The BrahMos Test and its Implications for the Current State of Strategic Relations between Pakistan and India

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Image credit: http://www.brahmos.com

by Musawar Sandhu 3 June 2019

The BrahMos which derives its vocabulary from the two rivers, the Brahmaputra in India and Moskva in Russia is claimed to be the world’s fastest cruise missile according to the Indian defense ministry’s latest press release. This Supersonic Cruise Missile is the culmination of a joint venture that was laid out in 1998 between Russia and India. On May 22, 2019, a day before the Indian general election results, India successfully test fired an air-launched ramjet-powered version of the BrahMos Cruise missile from a Sukhoi Su-30 MKI fighter jet. Boasting a range of 185 miles (300 kilometers) and the top speed of 2140 miles (3,450 kilometers) per hour, this missile is also claimed to be equipped with stealth technology rendering it undetectable by radar. The Indian defense ministry further maintained that the launch of the missile was quite smooth, and it followed the desired path before hitting the target at pinpoint accuracy.

The BrahMos has already been successfully tested from a submarine, naval ship, and land-based platforms. With the air launch of the BrahMos, India has purportedly acquired its long-sought strike capability from vast standoff distances onto land and sea-based targets. Since 2016, India, as a member of the Missile Control Technology Regime (MCTR) also intends to sell this weapon system on the International market with a particular focus on South African and Southeast Asian states. The BrahMos has been highlighted as a product of the numerous technological advances made by its arms industries as part of its effort at greater indigenization. This move thus serves as one of the critical steps taken towards India’s ambition of becoming a net exporter of arms, as opposed to one of the world’s largest importers as it is today.

This addition to India’s existing Missiles capability has important ramifications for Pakistan. For example, India intends to induct two squadrons of the Su-30 MKI fighter aircraft modified to be equipped with the BrahMos cruise missile. This would considerably enhance India’s standoff and first strike capabilities against Pakistan, altering the strategic balance. India has always endeavored to create space for limited war with Pakistan remaining well within the threshold of nuclear deterrence. With the inclusion of the BrahMos in the modified Su-30 aircraft, the strategic balance between Pakistan and India is likely to have grave implications for existing peace and stability in the South Asian region.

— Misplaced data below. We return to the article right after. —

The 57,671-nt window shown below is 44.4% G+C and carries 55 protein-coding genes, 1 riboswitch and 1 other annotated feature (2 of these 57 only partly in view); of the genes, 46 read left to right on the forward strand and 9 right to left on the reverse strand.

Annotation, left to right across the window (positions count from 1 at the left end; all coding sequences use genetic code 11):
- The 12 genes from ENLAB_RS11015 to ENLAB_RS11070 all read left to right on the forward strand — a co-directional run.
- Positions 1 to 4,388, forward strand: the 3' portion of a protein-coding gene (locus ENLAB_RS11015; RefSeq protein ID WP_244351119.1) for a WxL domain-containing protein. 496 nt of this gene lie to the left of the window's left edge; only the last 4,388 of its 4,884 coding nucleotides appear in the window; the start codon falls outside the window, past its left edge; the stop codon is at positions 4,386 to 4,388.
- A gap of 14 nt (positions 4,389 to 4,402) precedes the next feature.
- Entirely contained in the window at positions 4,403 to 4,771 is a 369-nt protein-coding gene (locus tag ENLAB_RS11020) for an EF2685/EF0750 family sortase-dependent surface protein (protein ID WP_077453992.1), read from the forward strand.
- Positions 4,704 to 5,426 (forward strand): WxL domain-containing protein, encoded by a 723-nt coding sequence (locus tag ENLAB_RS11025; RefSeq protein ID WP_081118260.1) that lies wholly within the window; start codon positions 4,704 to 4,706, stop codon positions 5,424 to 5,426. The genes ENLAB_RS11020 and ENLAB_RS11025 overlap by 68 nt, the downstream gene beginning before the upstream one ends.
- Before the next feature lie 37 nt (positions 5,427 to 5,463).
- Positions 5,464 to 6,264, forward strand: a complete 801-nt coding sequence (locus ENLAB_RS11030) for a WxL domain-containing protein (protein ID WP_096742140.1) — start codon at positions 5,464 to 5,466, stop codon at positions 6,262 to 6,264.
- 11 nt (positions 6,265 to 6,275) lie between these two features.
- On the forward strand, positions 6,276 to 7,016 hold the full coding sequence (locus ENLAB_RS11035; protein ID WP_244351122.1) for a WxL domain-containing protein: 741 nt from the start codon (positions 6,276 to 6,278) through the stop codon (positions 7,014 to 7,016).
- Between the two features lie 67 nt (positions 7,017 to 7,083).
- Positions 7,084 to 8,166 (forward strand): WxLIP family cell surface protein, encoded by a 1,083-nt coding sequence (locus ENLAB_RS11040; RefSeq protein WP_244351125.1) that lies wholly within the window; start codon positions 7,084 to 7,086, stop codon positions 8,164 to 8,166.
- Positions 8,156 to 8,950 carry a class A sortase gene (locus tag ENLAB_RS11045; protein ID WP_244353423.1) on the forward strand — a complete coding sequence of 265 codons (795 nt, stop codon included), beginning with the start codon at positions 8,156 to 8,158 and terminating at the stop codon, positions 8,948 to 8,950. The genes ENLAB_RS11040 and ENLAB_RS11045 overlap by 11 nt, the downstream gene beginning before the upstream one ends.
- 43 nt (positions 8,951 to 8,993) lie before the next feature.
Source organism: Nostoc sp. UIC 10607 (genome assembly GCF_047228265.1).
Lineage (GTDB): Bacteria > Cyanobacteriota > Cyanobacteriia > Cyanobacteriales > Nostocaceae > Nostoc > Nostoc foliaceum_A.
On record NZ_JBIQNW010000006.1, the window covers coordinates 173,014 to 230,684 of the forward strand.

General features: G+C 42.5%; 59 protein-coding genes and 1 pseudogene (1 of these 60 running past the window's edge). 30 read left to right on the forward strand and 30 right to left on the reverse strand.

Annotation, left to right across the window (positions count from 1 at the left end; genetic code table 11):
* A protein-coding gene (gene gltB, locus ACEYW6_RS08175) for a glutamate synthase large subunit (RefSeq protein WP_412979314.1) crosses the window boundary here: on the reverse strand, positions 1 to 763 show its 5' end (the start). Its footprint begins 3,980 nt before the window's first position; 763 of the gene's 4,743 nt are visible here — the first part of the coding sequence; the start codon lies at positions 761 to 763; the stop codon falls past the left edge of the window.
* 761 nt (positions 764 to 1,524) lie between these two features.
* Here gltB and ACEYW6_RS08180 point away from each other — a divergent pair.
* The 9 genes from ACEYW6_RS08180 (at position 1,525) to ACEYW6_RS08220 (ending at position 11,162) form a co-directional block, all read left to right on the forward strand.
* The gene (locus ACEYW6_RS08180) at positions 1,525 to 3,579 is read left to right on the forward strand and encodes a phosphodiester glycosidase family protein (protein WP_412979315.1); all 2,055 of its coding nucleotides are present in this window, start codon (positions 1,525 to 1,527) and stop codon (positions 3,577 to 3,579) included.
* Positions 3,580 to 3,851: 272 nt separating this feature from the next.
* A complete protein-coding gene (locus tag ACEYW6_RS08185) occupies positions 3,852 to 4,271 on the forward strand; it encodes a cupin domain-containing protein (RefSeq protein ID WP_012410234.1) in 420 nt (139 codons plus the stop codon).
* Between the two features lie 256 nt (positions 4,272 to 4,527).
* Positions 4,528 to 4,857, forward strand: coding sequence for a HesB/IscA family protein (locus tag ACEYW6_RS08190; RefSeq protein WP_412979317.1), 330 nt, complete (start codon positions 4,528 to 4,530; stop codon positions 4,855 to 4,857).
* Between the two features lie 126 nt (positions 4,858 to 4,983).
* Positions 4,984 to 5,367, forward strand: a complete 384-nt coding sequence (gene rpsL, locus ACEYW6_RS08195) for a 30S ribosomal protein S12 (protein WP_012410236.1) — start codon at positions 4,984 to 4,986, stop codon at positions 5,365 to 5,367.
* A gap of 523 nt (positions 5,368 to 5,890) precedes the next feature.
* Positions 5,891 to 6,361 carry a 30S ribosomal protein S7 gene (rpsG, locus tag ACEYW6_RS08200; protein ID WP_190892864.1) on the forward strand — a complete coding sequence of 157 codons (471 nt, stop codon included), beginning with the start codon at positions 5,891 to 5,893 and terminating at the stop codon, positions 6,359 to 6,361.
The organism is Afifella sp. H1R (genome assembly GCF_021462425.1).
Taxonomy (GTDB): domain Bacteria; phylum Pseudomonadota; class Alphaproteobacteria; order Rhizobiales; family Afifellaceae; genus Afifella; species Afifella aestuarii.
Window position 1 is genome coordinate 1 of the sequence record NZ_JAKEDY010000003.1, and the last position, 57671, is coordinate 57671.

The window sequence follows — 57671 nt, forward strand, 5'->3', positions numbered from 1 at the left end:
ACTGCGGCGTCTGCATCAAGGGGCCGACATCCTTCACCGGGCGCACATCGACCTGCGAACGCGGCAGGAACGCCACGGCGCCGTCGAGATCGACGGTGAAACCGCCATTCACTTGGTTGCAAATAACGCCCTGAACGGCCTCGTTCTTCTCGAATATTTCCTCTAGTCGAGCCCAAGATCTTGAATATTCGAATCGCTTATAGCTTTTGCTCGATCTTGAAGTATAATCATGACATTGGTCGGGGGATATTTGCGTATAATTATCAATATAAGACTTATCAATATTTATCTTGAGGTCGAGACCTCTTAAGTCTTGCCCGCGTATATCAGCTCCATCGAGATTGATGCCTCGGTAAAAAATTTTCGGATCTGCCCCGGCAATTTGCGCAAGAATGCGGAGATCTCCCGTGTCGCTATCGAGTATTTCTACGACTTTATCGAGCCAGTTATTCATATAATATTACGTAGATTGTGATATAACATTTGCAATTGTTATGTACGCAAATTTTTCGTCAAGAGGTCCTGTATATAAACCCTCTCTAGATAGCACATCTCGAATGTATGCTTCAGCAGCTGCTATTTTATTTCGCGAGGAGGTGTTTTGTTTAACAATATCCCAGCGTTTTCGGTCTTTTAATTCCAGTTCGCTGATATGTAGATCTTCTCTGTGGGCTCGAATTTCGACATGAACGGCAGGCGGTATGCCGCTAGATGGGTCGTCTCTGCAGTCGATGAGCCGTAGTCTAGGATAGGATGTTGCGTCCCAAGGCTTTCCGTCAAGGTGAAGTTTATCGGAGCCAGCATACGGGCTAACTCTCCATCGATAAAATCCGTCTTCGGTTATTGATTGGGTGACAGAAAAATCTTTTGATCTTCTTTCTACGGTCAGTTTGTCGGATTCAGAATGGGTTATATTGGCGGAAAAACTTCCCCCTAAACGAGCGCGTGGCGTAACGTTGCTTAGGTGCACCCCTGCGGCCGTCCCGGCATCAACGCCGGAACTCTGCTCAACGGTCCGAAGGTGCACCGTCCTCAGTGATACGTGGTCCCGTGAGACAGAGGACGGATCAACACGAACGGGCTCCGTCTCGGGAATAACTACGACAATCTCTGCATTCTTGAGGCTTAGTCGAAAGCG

Within the post-Pulwama scenario where two Indian aircraft was shot down by Pakistan’s air force, there emerged specific gaps in India’s air warfare capabilities. This test can be thus seen as an attempt to address these gaps while adding to its overall capabilities. Being the world’s fastest cruise missile, it also acts as an anti-ship weapon with piercing ability that would pose a serious threat to Pakistan’s land and naval assets as well.
Pakistan in response successfully tests fired its all-weather, nuclear payload-capable ballistic missile Shaheen –II a day after the Indian test. This was carried out as a training launch aimed at ensuring the operational readiness of Pakistan’s strategic forces’ capabilities. This test, however, may not be termed as a direct response because both systems have been designed differently, keeping in mind their specific objectives.

As per the official statement of Inter-Services Public Relations (ISPR), Shaheen –II fully meets Pakistan’s strategic goal of maintaining its desired level of deterrence stability in the region. As a result, this test was aimed at projecting that any misadventure by India in the form of preemptive or counterforce strike would be dealt with an all-out attack on counter value targets instead.

It thus follows that India, with its relatively broader economy and ambitions to dominate the region, is currently provoking Pakistan into a costly arms race which it cannot afford at the moment. India, on the other hand, can afford the expensive defensive capability of a multitier Ballistic Missile Defence System (BMDS) spread across its territories. In this regard, there is a consensus among Pakistan’s various diplomats, scholars and military planners that it should avoid indulging in an arms race with India, and instead should focus on enhancing the quality of its penetrative strike capability including second strike vis-à-vis India.

Hence, coming back to the implications of the latest test of the BrahMos, the missile race in South Asia has become immensely complex and multilayered with the introduction of supersonic and stealth capabilities. Both Pakistan and India, have to show some restraint for lasting peace and stability is to be maintained within the region. Since both countries share a 3323 Km border (including Line of Control (LoC) in Jammu & Kashmir sector) with each other, any minute miscalculation in terms of detection, reaction and short flight times of the missiles may prove catastrophic for the entire region. In this regard, it is thus imperative that there exist sensible leadership on both sides that priorities restraint especially because their actions directly affect the lives of almost one-fourth of the world’s population.

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